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viddy9
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The millions killed in India due to British ineptitude and apathy, as well as racism on the part of some British officials are, unfortunately, much forgotten victims of imperialism, whereby colonies are exploited without any real concern for their inhabitants. Just to take one example, Amartya Sen, the Nobel-Prize winning economist, found that the 1942-43 famine in India was completely unnecessary, and occurred in spite of a good harvest in Bengal. Nonetheless, the British insisted on exporting the crops.

I also find it interesting that some people trumpet the fact that policies in some socialist states led to famine, but forget completely or try to play down the foolish and inept policies of the British in their colonies.

It has been argued that even the Mughals were better at dealing with famines in India than the British, and, surprise surprise, since Indian independence, there have been no major famines.
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TokyoGhoul
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(Original post by viddy9)
The millions killed in India due to British ineptitude and apathy, as well as racism on the part of some British officials are, unfortunately, much forgotten victims of imperialism, whereby colonies are exploited without any real concern for their inhabitants. Just to take one example, Amartya Sen, the Nobel-Prize winning economist, found that the 1942-43 famine in India was completely unnecessary, and occurred in spite of a good harvest in Bengal. Nonetheless, the British insisted on exporting the crops.

I also find it interesting that some people trumpet the fact that policies in some socialist states led to famine, but forget completely or try to play down the foolish and inept policies of the British in their colonies.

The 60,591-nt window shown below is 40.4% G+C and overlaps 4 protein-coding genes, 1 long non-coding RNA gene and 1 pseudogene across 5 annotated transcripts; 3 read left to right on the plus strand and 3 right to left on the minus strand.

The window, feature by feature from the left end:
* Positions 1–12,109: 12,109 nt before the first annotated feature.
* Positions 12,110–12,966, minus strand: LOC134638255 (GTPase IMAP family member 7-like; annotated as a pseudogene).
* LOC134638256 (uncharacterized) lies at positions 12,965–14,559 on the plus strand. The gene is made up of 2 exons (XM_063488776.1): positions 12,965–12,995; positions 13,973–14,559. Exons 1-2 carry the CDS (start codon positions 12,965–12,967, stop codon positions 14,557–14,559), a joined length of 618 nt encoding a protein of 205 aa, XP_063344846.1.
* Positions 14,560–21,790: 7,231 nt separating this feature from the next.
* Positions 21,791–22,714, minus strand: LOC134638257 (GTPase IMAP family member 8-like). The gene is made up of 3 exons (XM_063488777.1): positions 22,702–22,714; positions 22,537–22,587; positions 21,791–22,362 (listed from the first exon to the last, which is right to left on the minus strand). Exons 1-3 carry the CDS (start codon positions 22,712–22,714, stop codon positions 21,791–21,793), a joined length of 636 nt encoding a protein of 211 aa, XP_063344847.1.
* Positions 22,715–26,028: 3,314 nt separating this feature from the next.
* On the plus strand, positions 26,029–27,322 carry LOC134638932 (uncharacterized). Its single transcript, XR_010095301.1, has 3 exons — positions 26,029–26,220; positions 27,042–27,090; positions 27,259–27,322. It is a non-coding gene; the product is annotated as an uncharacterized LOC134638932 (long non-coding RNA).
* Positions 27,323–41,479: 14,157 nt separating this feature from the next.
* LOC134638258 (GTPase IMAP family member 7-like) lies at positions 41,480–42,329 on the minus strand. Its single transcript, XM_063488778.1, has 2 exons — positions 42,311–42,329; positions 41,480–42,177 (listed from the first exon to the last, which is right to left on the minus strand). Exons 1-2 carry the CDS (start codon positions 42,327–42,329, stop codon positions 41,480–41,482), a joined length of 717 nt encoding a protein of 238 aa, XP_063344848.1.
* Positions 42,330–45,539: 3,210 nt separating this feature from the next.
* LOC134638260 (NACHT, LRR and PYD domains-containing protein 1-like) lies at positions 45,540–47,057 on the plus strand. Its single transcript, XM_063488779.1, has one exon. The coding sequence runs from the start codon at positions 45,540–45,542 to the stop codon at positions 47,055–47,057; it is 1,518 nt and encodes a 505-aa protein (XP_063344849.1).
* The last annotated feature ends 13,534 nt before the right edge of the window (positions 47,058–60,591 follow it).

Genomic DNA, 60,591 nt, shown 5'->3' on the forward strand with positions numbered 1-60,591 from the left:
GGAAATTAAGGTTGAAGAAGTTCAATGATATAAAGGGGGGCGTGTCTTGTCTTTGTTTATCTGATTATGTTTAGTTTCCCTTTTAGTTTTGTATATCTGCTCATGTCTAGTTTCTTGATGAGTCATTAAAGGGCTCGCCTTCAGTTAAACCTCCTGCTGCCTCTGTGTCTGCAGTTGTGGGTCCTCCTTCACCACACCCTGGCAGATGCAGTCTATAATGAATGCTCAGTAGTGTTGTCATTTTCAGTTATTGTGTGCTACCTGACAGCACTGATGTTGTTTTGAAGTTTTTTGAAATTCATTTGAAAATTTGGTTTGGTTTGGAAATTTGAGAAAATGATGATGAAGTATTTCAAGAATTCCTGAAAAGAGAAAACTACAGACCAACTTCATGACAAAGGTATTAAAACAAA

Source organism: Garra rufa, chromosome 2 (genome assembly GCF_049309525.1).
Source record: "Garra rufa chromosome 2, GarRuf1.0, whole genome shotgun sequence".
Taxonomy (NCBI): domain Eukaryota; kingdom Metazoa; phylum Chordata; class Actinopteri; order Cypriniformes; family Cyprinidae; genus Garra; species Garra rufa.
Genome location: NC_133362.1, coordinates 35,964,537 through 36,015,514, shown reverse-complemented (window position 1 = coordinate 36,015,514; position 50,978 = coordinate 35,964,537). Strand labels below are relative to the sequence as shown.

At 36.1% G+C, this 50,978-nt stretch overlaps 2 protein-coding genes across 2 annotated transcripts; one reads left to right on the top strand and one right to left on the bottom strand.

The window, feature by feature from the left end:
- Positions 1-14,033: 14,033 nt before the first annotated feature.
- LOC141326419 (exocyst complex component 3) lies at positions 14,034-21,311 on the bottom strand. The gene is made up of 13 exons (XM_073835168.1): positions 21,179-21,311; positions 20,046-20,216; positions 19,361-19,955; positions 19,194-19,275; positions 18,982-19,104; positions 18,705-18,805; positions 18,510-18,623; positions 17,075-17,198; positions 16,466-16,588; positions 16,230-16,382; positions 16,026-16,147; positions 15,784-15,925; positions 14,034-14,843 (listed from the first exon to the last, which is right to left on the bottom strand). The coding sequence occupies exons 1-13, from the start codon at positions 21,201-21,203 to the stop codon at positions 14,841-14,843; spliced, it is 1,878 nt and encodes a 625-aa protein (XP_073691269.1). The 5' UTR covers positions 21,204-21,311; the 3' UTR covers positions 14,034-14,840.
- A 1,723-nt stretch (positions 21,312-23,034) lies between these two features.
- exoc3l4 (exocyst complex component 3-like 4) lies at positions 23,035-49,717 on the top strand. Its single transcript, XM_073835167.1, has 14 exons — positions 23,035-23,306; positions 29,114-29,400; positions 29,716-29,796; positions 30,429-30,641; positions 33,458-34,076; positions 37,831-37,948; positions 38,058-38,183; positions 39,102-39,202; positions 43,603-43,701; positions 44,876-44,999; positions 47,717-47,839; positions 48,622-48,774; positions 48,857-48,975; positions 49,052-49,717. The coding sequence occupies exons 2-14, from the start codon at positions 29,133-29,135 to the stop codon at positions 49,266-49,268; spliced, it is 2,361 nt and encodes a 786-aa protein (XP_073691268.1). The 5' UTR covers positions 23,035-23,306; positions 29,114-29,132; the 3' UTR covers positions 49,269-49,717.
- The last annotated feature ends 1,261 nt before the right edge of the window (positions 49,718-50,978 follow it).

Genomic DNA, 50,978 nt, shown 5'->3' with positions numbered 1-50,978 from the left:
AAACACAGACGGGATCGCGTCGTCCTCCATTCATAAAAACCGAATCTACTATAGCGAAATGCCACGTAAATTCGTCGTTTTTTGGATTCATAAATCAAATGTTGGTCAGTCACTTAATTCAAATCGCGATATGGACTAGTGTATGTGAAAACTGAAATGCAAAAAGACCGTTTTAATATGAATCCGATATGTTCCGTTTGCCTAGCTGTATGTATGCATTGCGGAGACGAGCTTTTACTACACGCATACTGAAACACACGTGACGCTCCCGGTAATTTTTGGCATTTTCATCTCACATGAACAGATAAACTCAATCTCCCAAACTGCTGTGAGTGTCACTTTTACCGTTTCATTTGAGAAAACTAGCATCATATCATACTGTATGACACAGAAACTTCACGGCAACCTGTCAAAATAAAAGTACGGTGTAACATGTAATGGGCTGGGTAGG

It has been argued that even the Mughals were better at dealing with famines in India than the British, and, surprise surprise, since Indian independence, there have been no major famines.

I Agree with you during the colonial era over 40 millions Indians lost their lives..... As many as during WW2

India had almost a third or more of the People who supplied the armies that the British used to win wars globally. I'd say that the Indian soldiers won the WW I for the British in Europe. Again in WW II they were used in Europe, Africa, all parts of Asia. Even now British army has Gurkha troops from Nepal, that is an ethnic sub-region of the general area of India.It is because the British could never win Nepal for their Empire; making a treaty with them instead.
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GnomeMage
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(Original post by EscapeArtistsNeverDie)
Genocide; "the deliberate killing of a large group of people, especially those of a particular nation or ethnic group."

The actions of the British in India were appalling, and shameful. But the famines don't constitute genocide. They were made worse by British policy, certainly, but it wasn't deliberate.

I'm no fan of the empire. I'm part Irish, and, as you likely know, the Irish were hardly well treated by the British. But, there needs to be a point where you acknowledge natural causes of things like famine, such as drought, diseases in crops, etc, rather than just mindlessly throwing the term "genocide" about without actually knowing what it means.


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Thank you for talking sense.

A lot of people blame mao for genocide during the famine in China. Finally someone speak logic now.
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capitalismstinks
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Severe famines were happening in India long before the British arrived.

The only holocaust to happen in India was the Hindu holocaust, and that had nothing to do with Britain either.
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MatureStudent36
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(Original post by MrAngel)